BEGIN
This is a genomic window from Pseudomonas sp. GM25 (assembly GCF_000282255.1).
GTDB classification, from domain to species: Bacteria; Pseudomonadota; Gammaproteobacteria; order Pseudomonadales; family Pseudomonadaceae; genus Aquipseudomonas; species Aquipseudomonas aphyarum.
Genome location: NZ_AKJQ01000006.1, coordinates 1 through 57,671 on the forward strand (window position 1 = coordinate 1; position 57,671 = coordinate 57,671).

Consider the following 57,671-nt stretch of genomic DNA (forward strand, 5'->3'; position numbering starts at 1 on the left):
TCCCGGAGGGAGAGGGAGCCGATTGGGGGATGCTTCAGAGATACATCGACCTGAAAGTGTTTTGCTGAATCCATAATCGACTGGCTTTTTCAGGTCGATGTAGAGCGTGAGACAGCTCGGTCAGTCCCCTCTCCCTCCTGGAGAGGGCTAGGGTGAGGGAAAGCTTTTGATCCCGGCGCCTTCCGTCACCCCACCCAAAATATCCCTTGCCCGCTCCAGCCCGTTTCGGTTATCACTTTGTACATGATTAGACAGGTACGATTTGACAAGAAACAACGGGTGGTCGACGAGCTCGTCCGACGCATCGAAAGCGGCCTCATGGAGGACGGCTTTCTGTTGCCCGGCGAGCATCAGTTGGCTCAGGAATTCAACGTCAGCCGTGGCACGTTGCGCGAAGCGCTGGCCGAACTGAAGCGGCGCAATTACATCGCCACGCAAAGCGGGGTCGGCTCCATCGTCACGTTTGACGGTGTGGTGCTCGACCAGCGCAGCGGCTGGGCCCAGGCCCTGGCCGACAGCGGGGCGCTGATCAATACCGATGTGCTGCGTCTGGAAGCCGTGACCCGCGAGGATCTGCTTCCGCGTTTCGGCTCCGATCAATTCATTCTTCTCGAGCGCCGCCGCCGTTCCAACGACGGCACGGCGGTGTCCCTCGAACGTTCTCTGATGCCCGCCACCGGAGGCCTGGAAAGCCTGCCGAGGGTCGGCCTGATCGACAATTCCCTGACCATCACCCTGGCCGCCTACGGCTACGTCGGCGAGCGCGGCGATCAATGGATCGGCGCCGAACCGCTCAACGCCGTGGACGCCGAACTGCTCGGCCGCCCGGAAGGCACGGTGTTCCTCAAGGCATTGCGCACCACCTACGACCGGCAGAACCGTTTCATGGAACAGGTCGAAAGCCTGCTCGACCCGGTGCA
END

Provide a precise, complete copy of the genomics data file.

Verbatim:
This is a genomic window from Pseudomonas sp. GM25 (assembly GCF_000282255.1).
GTDB classification, from domain to species: Bacteria; Pseudomonadota; Gammaproteobacteria; order Pseudomonadales; family Pseudomonadaceae; genus Aquipseudomonas; species Aquipseudomonas aphyarum.
Genome location: NZ_AKJQ01000006.1, coordinates 1 through 57,671 on the forward strand (window position 1 = coordinate 1; position 57,671 = coordinate 57,671).

Consider the following 57,671-nt stretch of genomic DNA (forward strand, 5'->3'; position numbering starts at 1 on the left):
TCCCGGAGGGAGAGGGAGCCGATTGGGGGATGCTTCAGAGATACATCGACCTGAAAGTGTTTTGCTGAATCCATAATCGACTGGCTTTTTCAGGTCGATGTAGAGCGTGAGACAGCTCGGTCAGTCCCCTCTCCCTCCTGGAGAGGGCTAGGGTGAGGGAAAGCTTTTGATCCCGGCGCCTTCCGTCACCCCACCCAAAATATCCCTTGCCCGCTCCAGCCCGTTTCGGTTATCACTTTGTACATGATTAGACAGGTACGATTTGACAAGAAACAACGGGTGGTCGACGAGCTCGTCCGACGCATCGAAAGCGGCCTCATGGAGGACGGCTTTCTGTTGCCCGGCGAGCATCAGTTGGCTCAGGAATTCAACGTCAGCCGTGGCACGTTGCGCGAAGCGCTGGCCGAACTGAAGCGGCGCAATTACATCGCCACGCAAAGCGGGGTCGGCTCCATCGTCACGTTTGACGGTGTGGTGCTCGACCAGCGCAGCGGCTGGGCCCAGGCCCTGGCCGACAGCGGGGCGCTGATCAATACCGATGTGCTGCGTCTGGAAGCCGTGACCCGCGAGGATCTGCTTCCGCGTTTCGGCTCCGATCAATTCATTCTTCTCGAGCGCCGCCGCCGTTCCAACGACGGCACGGCGGTGTCCCTCGAACGTTCTCTGATGCCCGCCACCGGAGGCCTGGAAAGCCTGCCGAGGGTCGGCCTGATCGACAATTCCCTGACCATCACCCTGGCCGCCTACGGCTACGTCGGCGAGCGCGGCGATCAATGGATCGGCGCCGAACCGCTCAACGCCGTGGACGCCGAACTGCTCGGCCGCCCGGAAGGCACGGTGTTCCTCAAGGCATTGCGCACCACCTACGACCGGCAGAACCGTTTCATGGAACAGGTCGAAAGCCTGCTCGACCCGGTGCA